How much did Nintendo pay to land that dream marketing opportunity at the Rio Olympics closing ceremony, where Japan’s prime minister popped out dressed as the red-hatted plumber Super Mario?
The Japanese video game maker behind “Pokemon” and “Zelda” got the coveted stage that corporate sponsors pay millions for after they were approached by those creating the festivities for “cooperation,” not the other way around, says Nintendo Co. spokesman Yasuhiro Minagawa.
“I want to make that clear. We did not pay,” he said in a telephone interview. “And we are not going to become Olympic sponsors either.”
Prime Minister Shinzo Abe’s emergence in a Super Mario costume was the highlight of the handover section for Tokyo, the host of the 2020 Games.
The segment was so favorably received in Japan as surprisingly playful and tasteful, given the staidness usually associated with Japan Inc., that Abe earned a new nickname, “Abe-Mario.”
Tokyo Metropolitan Government official Masahiro Hayashi said Japan’s top advertising company, Dentsu Inc., was tapped to produce the handover segment, with a total budget for the Rio Olympics and the Paralympics of ¥1.2 billion ($12 million).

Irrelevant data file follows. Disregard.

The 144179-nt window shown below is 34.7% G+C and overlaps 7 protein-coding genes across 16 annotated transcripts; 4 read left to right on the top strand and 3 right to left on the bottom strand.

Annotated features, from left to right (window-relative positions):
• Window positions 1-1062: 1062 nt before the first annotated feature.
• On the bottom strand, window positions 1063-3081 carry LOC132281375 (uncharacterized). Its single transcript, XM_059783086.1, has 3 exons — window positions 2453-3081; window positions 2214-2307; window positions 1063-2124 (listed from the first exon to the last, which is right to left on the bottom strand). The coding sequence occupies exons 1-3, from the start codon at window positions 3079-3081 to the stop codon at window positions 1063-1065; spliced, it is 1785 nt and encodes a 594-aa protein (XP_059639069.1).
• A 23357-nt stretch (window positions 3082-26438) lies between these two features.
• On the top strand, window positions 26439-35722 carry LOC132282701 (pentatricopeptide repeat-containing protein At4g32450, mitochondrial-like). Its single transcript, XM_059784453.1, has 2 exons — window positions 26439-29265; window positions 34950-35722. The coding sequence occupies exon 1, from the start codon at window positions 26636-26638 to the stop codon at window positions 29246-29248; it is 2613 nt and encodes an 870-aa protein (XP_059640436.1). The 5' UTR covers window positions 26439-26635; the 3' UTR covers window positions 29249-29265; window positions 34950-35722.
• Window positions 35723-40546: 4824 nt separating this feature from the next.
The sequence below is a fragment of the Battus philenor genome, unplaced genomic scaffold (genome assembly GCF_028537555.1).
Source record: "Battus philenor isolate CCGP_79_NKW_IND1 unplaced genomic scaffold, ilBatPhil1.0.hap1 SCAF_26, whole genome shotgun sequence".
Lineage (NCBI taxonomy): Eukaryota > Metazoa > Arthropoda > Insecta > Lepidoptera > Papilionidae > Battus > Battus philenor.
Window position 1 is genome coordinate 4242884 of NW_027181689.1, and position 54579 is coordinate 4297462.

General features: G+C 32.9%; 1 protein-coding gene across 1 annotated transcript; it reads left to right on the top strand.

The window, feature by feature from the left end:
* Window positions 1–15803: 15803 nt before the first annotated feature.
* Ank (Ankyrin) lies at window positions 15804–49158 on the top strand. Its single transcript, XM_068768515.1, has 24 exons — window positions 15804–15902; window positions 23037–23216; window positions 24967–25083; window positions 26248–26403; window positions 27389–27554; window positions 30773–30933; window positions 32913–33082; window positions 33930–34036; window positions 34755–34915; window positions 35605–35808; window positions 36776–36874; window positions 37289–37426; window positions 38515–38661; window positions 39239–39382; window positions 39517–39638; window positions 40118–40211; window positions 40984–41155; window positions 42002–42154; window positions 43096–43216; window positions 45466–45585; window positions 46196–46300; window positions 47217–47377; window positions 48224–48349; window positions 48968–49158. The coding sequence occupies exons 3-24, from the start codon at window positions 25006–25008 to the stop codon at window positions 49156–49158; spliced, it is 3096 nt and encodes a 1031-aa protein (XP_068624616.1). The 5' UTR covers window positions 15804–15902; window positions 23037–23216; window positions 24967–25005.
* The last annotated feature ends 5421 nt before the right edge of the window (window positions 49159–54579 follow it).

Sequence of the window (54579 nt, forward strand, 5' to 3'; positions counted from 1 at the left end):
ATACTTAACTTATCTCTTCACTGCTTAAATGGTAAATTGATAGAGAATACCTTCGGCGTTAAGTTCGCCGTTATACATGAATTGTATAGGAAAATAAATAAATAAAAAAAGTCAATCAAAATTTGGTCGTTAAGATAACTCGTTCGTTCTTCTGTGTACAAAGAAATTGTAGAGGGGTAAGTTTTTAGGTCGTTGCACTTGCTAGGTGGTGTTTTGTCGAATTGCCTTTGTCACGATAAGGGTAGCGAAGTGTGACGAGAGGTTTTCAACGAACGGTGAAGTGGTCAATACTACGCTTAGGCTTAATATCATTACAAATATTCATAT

He refused to say how much Dentsu was paid, or give other details.
The Tokyo Metropolitan Government and the organizing committee are under intense pressure to trim costs, which have ballooned over the years, partly because of the weakening yen but also because planning fiascos, such as decisions to redo designs for both the main stadium and the Tokyo 2020 logo.
Organizing committee spokesman Motoki Okumura would not give details of the spending for the closing ceremony. Dentsu also declined comment.
“Top Olympic sponsors pay millions of dollars to the IOC for permission to promote their brands to a massive global audience. Nintendo just did it for free. With Japan’s prime minister as their pitchman. Easily the marketing coup of the Rio Games,” said Bob Dorfman, a sports marketing analyst and creative director at Baker Street Advertising of San Francisco.
Purists might feel the commercial branding was a bit overdone, and argue for other ways to promote Japanese culture, according to Dorfman, who has lived in Japan.
“But gaming and anime are certainly major aspects of modern Japan, and Mario is a universal icon. As someone who doesn’t take sports or the Olympics too seriously, I found the whole thing pretty funny and entertaining,” he said.
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